### Yupana - A Thesis by Ricardo Vilchez Chumacero (2013)

This thesis (written in spanish) contains detailed descriptions of the various hypothesis about the use of the Yupana. Among them, the hypothesis of Chirinos, Moscovich's hypothesis, and Pereyra's hypothesis. How to compute simple multiplications and divisions is also explained.

Asbtract
http://190.116.38.24:8090/xmlui/handle/123456789/55?show=full

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Pereyra's model is described from page 62 :

The value of a seed in a cell is the value of the number of circles of the cell multiplied by 1, 10, 100, etc. according to the position of the row of the cell.

I've used this model in most of my videos; this model of a Yupana is sometimes referred to as "Yupana dinamica".

The technique employed for additions and substractions is quite obvious.
The multiplication is said to use a very small multiplication table or no multiplication table at all.

The description exposes the distributive property of the multiplication on the sum (obviously) but doesn't show how practically one would compute a multiplication with one Yupana only.

Chirinos model is described from page 71 :

Globally, we find the description of a double model :
• in one of them, all the dots in a row have a value : from 1 to 11,
• in the other one, only a few dots in a row are used, with the values 1, 5, 10.
We will notice the use of the first row for the values  0.1, 0.2, 0.3, etc. instead of the row of the units (and obviously, this may be changed as is convenient).

Even for additions, one is said to find help in a table.

For multiplications, the requirement is the knowledge of the multiplication tables from 1 to 9 (which at first sight doesn't seem very interesting to me : we simply arrive at the solution that we use in the west : the only difference would be the complication of using seeds instead of signs, with no advantage nor help in calculus).

For divisions, you also need to use tables, and ... If you want to read the explanations, see pages 82 and 83.

The description of Moscovich's model begins in page 83 :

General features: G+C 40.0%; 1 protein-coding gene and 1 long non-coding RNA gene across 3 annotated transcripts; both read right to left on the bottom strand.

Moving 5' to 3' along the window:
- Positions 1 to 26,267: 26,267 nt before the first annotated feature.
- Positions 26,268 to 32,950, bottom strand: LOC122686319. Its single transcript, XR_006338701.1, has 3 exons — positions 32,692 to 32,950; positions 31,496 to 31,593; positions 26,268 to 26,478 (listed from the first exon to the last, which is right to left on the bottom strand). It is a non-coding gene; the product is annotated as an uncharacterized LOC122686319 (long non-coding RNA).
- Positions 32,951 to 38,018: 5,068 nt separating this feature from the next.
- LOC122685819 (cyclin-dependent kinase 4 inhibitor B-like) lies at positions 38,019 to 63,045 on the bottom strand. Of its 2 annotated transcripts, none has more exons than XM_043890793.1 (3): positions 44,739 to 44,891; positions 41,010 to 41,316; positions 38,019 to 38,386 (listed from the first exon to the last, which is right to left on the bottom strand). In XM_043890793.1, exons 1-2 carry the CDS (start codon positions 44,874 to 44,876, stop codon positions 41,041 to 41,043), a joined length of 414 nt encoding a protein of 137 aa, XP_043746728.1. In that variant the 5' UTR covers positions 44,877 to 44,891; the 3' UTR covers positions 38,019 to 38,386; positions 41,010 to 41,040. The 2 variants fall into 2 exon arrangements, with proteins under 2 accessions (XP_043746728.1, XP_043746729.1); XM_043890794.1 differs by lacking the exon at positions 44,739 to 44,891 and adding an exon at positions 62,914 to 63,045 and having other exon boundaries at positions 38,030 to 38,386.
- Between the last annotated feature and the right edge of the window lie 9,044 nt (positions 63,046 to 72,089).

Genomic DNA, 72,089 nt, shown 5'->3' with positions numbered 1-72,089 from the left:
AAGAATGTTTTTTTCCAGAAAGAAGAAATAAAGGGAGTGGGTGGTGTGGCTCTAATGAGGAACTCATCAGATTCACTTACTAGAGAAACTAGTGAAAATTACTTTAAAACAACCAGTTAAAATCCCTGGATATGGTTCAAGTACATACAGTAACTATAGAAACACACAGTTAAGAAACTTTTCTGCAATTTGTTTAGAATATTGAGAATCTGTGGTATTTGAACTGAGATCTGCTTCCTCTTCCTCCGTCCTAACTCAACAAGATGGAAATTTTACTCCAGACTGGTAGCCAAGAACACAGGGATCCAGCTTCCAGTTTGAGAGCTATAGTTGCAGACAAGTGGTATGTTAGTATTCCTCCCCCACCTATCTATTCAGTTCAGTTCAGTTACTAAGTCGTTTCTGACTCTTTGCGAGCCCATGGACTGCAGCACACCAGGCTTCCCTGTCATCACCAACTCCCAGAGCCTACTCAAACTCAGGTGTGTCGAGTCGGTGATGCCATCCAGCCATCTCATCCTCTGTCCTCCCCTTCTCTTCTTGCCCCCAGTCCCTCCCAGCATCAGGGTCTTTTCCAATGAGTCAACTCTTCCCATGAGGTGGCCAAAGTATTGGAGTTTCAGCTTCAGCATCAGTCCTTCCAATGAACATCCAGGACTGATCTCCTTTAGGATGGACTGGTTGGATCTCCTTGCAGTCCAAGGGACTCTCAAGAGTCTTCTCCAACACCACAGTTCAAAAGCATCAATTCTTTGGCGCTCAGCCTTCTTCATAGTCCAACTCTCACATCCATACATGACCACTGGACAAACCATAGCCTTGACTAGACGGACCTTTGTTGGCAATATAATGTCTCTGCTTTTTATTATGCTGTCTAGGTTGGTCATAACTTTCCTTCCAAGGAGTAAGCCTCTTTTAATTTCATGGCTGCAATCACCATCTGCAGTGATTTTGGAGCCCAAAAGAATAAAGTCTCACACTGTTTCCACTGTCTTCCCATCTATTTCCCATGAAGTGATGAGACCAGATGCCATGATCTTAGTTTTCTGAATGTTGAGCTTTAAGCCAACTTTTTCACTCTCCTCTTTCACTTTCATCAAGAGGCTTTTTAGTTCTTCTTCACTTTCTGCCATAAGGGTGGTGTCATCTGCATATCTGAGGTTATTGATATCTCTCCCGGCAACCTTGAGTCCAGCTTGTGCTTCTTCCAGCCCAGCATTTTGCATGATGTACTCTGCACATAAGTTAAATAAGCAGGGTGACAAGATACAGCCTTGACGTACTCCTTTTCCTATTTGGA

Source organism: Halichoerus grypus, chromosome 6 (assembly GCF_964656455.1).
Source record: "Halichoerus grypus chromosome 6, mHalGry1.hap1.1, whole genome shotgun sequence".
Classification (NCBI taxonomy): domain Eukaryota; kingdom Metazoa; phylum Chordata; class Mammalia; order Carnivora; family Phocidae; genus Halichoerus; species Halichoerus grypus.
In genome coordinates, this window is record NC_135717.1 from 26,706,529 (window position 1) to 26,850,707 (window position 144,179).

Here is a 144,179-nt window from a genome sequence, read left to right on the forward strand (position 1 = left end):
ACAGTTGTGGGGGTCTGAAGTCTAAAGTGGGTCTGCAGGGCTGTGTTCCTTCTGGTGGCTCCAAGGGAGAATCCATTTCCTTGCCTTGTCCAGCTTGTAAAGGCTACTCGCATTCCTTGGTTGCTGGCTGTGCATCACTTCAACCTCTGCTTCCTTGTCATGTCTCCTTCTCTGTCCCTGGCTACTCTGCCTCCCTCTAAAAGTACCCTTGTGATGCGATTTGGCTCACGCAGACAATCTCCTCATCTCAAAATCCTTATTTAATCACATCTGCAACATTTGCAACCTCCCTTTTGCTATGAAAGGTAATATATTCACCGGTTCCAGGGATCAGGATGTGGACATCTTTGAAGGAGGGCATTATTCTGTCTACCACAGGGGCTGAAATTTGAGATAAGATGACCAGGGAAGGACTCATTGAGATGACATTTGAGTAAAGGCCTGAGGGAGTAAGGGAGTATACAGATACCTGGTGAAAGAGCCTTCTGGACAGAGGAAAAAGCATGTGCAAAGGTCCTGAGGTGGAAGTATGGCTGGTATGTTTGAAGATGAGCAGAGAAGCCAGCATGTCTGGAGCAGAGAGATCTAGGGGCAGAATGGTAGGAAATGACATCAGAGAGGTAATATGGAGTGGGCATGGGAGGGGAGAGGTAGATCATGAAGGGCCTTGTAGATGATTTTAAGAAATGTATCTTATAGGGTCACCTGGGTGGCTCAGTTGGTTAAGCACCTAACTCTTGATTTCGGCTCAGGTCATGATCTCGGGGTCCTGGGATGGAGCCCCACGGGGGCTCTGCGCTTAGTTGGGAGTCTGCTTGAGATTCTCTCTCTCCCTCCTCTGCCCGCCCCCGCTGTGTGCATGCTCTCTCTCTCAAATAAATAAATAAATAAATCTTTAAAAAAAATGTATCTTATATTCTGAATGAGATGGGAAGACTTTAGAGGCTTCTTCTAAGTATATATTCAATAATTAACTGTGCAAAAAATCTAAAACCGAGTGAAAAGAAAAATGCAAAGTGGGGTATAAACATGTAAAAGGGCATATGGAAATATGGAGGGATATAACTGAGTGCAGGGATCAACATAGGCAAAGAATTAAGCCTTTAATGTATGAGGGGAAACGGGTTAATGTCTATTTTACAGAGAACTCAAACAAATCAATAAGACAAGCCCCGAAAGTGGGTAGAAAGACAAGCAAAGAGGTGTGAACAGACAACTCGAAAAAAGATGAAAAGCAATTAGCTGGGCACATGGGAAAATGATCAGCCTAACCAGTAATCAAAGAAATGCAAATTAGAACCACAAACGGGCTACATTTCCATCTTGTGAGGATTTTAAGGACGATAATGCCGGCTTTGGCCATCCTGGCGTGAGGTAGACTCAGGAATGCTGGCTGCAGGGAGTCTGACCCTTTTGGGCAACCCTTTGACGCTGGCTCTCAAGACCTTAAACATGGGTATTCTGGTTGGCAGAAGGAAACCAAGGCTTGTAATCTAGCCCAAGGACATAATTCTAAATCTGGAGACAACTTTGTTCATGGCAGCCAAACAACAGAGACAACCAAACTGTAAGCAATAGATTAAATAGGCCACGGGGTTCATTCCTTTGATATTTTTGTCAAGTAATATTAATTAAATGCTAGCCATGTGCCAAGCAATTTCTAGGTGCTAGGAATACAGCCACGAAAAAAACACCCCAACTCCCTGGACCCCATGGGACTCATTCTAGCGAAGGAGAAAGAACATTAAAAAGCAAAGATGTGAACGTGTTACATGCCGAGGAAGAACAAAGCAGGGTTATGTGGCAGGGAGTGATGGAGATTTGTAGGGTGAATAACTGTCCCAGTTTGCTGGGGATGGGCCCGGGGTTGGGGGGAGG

At first sight this description is unnecessarily complicated heavily using cultural concepts that seem without any practical use when we see how additions are described. (Or I didn't understand anything to the beauty of this model, which is possible).

The only useful (as far as counting is concerned) considerations that I see are :
• the seeds in the cells with one circle have the following values : 1 to 5 (five rows in column 1)
• those in the the cells with 2 circles have the values 10, 20, 30, 40, 50 (five rows in column 2)
• the seeds in the cells with 3 circles have the values from 100, 200, 300, 400, 500 (five rows of the 3rd column)
• the seeds in the cells with 5 circles have the values from 10000, 20000, 30000, 40000, 50000 (five rows of the column 4)
• no specific column for the thousands
• use seeds of different size for number that have no physical representation on the board [ I guess that means that 1000 can be represented in the 3rd column by one bigger seed, and 100000 represented by a bigger seed in the 4rth column ].
Computations are made, as usual, by moving seeds around according to their value, simplifying cells and columns that contain multiple seeds.

I think I'll try to use this kind of Yupana for my usual experiment on big multiplications. It may be handy.

Update 2014/11/16 : I tried ...  and at first ran into a problem because I was using only one type of seeds. In that case, as there is no column for the thousands, numbers that have a quite few thousands in them are ineffectively represented if all the seeds have the same value. For instance, 16000 is represented like 10000 + 12*500, that is (omitting the colors of the circles, that seem irrelevant to calculations in the examples given by Vilchez Chumacero) :

That's why bigger seeds have to be used. For instance with bigger seeds having ten times the values of normal seeds, 16000 would rather simply represented as :

And 16746 would be like that (not very pleasant because it requires thinking, but still usable) :
or for instance

The model of Pereyra is not simpler visually. For instance 16746 is (we keep the same orientation, to ease visual the comparison) :
or for instance

The first model of Chirinos may be visually the simplest. For instance, 16746 may be represented like that  :
or for instance